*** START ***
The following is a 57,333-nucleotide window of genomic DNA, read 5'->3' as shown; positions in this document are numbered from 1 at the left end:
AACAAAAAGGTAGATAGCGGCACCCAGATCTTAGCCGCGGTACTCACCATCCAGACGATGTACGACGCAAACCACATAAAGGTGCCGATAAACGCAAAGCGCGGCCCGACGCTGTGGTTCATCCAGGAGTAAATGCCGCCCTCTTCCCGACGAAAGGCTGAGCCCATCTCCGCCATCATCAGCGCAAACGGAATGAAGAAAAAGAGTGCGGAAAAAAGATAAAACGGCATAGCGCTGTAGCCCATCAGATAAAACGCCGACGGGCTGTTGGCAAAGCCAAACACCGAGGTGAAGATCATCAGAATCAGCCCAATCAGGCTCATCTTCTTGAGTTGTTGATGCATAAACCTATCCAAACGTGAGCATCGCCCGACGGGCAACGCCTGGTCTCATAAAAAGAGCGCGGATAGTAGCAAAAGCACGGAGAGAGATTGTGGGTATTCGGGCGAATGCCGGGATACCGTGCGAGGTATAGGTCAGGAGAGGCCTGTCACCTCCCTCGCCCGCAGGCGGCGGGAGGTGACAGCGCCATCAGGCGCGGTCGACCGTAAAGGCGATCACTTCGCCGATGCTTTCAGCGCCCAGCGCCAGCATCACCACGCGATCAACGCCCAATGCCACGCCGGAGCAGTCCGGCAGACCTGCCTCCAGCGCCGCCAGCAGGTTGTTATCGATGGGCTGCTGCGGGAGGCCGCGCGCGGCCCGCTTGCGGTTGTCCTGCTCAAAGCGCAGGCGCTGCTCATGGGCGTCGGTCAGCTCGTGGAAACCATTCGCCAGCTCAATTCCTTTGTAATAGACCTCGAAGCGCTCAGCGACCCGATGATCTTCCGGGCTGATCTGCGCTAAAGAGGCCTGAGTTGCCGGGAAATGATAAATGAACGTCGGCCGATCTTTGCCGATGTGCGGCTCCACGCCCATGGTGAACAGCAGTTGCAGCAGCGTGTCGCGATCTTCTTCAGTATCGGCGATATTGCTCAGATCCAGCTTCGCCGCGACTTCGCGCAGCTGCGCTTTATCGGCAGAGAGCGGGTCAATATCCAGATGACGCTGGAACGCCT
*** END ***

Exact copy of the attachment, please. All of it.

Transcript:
The following is a 57,333-nucleotide window of genomic DNA, read 5'->3' as shown; positions in this document are numbered from 1 at the left end:
AACAAAAAGGTAGATAGCGGCACCCAGATCTTAGCCGCGGTACTCACCATCCAGACGATGTACGACGCAAACCACATAAAGGTGCCGATAAACGCAAAGCGCGGCCCGACGCTGTGGTTCATCCAGGAGTAAATGCCGCCCTCTTCCCGACGAAAGGCTGAGCCCATCTCCGCCATCATCAGCGCAAACGGAATGAAGAAAAAGAGTGCGGAAAAAAGATAAAACGGCATAGCGCTGTAGCCCATCAGATAAAACGCCGACGGGCTGTTGGCAAAGCCAAACACCGAGGTGAAGATCATCAGAATCAGCCCAATCAGGCTCATCTTCTTGAGTTGTTGATGCATAAACCTATCCAAACGTGAGCATCGCCCGACGGGCAACGCCTGGTCTCATAAAAAGAGCGCGGATAGTAGCAAAAGCACGGAGAGAGATTGTGGGTATTCGGGCGAATGCCGGGATACCGTGCGAGGTATAGGTCAGGAGAGGCCTGTCACCTCCCTCGCCCGCAGGCGGCGGGAGGTGACAGCGCCATCAGGCGCGGTCGACCGTAAAGGCGATCACTTCGCCGATGCTTTCAGCGCCCAGCGCCAGCATCACCACGCGATCAACGCCCAATGCCACGCCGGAGCAGTCCGGCAGACCTGCCTCCAGCGCCGCCAGCAGGTTGTTATCGATGGGCTGCTGCGGGAGGCCGCGCGCGGCCCGCTTGCGGTTGTCCTGCTCAAAGCGCAGGCGCTGCTCATGGGCGTCGGTCAGCTCGTGGAAACCATTCGCCAGCTCAATTCCTTTGTAATAGACCTCGAAGCGCTCAGCGACCCGATGATCTTCCGGGCTGATCTGCGCTAAAGAGGCCTGAGTTGCCGGGAAATGATAAATGAACGTCGGCCGATCTTTGCCGATGTGCGGCTCCACGCCCATGGTGAACAGCAGTTGCAGCAGCGTGTCGCGATCTTCTTCAGTATCGGCGATATTGCTCAGATCCAGCTTCGCCGCGACTTCGCGCAGCTGCGCTTTATCGGCAGAGAGCGGGTCAATATCCAGATGACGCTGGAACGCCT